by Philip Boxer
The UK Government is proposing to remove the superstructure of Primary Care Trusts (PCTs) and Strategic Health Authorities (SHAs) and delegate authority to the General Practitioners (GPs) at the edges of the health care system. How will GPs manage? How will they be held accountable? And how will they balance what is collectively affordable by the nation with the good of the individual patient? It will be some time before there will be answers to these questions, but I propose that the issues can be usefully framed in terms of how GPs manage primary risk.
Primary risk and the value deficit
The traditional use of ‘primary task‘ is in terms of the primary task of the organization. For example, the primary task of the PCT is to provide healthcare for its patients. The funding for the PCT is determined by a formula related to the characteristics of the people within its defined territory. The healthcare needs of its patients are determined by the GPs caring for those patients. The primary task is realized through the way the PCT organizes and holds accountable the services it provides to its patients.
In practice, there is always a gap between the services available to treat the patient and the patient’s particular needs – what we shall call a value deficit, the value being the value to the patient of the services provided. ‘Value’ here is the way the patient values the services provides, which may or may not be expressible in monetary terms. Value in these terms is therefore to be distinguished from the costs of the services provided.
A recent study by McKinsey’s of the costs of chronic healthcare in Germany showed over 80% of costs arose from patients with conditions that were chronic: GPs were having to manage services through the life of the patient’s condition, with the ways in which this through-life management was provided having a significant impact on the through-life costs of the patient’s condition.
The organization’s perspective on primary task therefore becomes insufficient to address the variation at its edges arising from GPs varying through-life management of their patients’ conditions. The organization also has to find ways of managing primary risk: the risk that for any given patient’s condition, the value deficit will be unacceptably large.
The need for organizations that can support East-West dominance
Those of you familiar with the principles of asymmetric design will recognize the need for East-West dominance in the design of an organization capable of managing primary risk, since the average proscriptions of North-South dominance only hold the doctor accountable for aggregate measures of performance. East-West dominance becomes necessary if the through-life costs of treating patients’ conditions are to be managed across such variation, as evidenced by the performance of Kaiser Permanante.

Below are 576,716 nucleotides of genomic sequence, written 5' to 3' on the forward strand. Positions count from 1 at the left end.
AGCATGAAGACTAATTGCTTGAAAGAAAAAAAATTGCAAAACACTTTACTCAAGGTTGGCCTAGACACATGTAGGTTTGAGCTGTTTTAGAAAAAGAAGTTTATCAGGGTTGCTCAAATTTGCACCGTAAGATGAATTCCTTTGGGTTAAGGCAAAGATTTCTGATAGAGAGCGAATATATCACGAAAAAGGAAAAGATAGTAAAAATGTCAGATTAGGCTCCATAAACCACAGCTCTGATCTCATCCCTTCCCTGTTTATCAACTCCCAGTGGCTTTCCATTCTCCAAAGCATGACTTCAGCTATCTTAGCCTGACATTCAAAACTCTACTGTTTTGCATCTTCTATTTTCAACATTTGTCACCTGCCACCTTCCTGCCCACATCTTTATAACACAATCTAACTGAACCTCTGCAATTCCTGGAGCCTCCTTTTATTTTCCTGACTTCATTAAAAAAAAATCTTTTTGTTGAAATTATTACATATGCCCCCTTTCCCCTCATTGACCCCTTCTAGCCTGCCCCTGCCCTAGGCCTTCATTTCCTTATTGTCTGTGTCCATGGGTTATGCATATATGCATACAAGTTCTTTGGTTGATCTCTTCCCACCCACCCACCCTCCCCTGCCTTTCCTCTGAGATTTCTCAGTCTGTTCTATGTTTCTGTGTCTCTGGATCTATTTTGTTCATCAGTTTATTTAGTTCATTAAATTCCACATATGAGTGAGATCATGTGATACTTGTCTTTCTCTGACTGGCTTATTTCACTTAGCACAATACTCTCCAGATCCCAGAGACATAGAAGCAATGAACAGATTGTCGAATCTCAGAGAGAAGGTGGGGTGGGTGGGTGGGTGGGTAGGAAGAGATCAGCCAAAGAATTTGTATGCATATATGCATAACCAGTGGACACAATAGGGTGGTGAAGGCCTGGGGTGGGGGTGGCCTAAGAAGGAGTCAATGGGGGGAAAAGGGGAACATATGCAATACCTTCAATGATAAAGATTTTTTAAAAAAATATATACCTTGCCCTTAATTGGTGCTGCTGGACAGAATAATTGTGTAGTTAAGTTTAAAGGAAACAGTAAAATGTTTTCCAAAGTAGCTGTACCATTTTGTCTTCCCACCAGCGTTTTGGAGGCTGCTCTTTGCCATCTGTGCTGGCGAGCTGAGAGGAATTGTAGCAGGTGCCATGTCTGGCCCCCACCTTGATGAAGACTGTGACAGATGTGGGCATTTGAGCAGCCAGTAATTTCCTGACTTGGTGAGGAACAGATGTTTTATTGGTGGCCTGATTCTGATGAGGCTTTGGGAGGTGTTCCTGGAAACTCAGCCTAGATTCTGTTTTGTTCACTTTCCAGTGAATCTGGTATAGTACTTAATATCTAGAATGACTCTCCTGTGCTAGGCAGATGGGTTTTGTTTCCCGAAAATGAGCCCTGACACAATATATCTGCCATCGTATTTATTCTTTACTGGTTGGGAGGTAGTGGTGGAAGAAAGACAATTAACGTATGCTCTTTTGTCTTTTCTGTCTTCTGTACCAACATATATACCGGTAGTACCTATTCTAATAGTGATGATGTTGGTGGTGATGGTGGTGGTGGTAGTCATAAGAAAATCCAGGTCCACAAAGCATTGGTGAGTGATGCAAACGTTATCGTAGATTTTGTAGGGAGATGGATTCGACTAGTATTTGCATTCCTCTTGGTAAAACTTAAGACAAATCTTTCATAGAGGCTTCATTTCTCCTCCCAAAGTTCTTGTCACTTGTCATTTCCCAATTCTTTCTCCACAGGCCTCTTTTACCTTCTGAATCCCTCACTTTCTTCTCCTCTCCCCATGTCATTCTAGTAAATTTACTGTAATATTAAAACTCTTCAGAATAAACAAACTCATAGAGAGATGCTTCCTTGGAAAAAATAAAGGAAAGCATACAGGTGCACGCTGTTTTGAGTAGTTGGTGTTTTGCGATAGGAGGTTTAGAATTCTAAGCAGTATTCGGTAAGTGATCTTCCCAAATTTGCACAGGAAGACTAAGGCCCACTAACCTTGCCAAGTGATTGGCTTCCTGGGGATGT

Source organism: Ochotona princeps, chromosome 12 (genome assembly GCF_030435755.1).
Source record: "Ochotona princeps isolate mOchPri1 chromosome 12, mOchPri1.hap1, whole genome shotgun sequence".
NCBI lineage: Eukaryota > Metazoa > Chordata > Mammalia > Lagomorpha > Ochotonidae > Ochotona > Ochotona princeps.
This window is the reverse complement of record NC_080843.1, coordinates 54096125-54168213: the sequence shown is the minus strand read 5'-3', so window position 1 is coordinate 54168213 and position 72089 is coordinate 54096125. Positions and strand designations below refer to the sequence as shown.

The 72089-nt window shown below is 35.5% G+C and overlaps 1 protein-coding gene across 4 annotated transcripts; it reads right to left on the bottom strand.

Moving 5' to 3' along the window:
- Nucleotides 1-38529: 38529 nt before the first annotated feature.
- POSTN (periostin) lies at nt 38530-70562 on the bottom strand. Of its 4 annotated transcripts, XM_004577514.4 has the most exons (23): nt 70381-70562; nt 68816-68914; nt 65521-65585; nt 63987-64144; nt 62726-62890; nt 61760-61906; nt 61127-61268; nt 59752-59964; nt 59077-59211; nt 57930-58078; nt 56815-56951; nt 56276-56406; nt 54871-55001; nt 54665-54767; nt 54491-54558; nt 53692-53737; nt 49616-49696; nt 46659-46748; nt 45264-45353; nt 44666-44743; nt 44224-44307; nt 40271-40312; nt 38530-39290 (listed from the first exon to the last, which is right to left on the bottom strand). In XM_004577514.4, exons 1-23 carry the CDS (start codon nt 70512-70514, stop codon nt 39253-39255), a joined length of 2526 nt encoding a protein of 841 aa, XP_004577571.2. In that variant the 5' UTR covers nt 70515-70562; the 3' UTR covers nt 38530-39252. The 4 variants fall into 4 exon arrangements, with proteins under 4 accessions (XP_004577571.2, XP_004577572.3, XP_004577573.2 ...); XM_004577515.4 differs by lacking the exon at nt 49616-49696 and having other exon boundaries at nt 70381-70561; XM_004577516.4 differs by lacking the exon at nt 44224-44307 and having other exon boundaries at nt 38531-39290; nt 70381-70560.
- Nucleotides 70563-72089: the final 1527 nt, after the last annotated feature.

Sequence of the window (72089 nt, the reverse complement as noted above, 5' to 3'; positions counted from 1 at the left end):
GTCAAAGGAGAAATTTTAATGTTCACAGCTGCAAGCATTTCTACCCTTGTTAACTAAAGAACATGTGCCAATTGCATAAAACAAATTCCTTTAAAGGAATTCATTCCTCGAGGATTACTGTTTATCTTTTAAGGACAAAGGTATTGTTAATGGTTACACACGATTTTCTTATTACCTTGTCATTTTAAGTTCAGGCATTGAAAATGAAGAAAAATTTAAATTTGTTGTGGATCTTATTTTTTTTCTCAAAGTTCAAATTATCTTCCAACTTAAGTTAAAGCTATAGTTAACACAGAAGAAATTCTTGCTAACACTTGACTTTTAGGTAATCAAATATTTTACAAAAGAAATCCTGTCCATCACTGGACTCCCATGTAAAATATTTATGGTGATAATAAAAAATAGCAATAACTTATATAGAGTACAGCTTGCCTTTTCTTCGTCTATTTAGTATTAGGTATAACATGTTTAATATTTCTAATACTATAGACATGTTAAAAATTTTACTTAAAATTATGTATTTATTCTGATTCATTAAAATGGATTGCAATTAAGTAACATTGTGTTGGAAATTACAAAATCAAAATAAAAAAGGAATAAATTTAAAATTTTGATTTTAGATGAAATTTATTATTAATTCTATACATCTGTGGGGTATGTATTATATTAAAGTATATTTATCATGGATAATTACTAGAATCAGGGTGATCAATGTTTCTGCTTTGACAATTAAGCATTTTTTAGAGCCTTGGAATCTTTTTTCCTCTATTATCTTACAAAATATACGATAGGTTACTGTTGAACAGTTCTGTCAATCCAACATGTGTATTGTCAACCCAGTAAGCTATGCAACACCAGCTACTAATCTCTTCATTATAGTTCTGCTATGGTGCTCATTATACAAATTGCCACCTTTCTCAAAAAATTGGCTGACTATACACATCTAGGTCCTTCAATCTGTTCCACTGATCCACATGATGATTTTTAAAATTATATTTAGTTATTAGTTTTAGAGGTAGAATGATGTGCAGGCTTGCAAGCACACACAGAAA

So getting rid of the SHAs and PCTs may make sense if they have been judged to be unavoidably North-South dominant. But we still need to consider how the commissioning processes of GPs are to support East-West dominance. This was something that we began to consider in the Orthotic Pathfinder Projects, and in the platforms needed to support them.
In managing primary risk, doctors are familiar with the need to avoid errors of execution (treatment applied wrongly) and errors of planning (wrong combination of treatments) with respect to their patients’ conditions. But holding doctors accountable within East-West dominant forms of organization also means enabling them to avoid errors of intention (treating wrong condition).
The systematic under-use of treatments found in the Orthotics Pathfinders was not because the doctors didn’t understand what the patients needed. It was because the North-South dominant systems of accountability under which they worked had perverse incentives built into them that made it impossible to provide through-life treatment of their patients’ conditions, other than at personal cost to themselves.
I guess what is unacceptable at the level of the individual cannot be assumed to be addressed by adopting the same approach at the level of the government of averages. I guess the present UK government assumed this when they abolished the SHAs and PCTs, but they nevertheless appear to have replicated the same difficulty for practice-based commissioning: East-West dominant forms of governance really are different to North-South dominance forms of governance!
 For more on the different nature of errors of intention, see ‘Unintentional’ errors and uncosncious valencies.